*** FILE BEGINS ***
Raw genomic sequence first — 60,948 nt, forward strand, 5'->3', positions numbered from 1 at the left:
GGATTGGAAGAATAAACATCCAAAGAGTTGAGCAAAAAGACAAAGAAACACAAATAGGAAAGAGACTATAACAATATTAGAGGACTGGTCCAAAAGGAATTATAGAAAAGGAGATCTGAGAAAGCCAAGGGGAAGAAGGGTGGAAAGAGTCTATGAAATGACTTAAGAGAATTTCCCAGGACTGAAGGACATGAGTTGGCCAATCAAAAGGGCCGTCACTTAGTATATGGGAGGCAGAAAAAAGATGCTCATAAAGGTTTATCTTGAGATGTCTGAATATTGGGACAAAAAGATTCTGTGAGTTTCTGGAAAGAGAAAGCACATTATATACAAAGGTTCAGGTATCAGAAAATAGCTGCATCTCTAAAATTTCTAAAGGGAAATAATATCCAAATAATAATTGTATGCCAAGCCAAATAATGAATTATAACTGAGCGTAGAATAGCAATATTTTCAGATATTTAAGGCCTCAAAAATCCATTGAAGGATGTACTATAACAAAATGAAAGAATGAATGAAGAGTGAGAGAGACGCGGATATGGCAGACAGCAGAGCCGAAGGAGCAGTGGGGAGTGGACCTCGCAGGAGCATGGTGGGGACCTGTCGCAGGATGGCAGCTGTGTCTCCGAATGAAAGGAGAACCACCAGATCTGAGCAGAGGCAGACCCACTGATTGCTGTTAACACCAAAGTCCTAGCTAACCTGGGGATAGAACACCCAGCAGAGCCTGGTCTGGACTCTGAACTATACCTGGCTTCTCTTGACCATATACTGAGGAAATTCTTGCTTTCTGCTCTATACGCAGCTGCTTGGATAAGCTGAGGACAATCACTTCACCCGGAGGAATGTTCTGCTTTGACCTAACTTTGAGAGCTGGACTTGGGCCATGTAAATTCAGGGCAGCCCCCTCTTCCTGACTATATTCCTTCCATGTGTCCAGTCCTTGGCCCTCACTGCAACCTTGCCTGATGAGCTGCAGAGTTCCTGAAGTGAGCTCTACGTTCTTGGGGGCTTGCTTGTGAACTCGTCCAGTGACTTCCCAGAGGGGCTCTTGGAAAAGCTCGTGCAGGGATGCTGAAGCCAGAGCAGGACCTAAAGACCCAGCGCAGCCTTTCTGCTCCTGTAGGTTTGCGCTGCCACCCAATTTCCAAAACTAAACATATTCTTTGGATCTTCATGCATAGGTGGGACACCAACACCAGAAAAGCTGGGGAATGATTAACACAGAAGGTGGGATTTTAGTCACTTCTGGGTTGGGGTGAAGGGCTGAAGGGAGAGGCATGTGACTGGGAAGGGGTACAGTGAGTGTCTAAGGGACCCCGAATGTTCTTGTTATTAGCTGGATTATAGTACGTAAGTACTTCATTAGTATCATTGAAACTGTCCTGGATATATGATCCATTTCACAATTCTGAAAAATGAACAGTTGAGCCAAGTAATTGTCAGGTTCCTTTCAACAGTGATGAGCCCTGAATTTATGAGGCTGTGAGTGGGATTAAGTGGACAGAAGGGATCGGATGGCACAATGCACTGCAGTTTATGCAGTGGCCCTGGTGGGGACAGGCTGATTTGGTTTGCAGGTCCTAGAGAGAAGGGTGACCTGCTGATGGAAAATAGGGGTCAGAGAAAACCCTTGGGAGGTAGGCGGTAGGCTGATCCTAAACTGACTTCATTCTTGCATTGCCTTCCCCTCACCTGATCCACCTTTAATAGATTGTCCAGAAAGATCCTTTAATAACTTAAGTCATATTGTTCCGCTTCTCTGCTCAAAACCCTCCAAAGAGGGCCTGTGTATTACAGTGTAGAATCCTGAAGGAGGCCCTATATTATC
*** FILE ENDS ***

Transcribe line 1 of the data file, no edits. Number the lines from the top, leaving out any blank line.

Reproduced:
Raw genomic sequence first — 60,948 nt, forward strand, 5'->3', positions numbered from 1 at the left: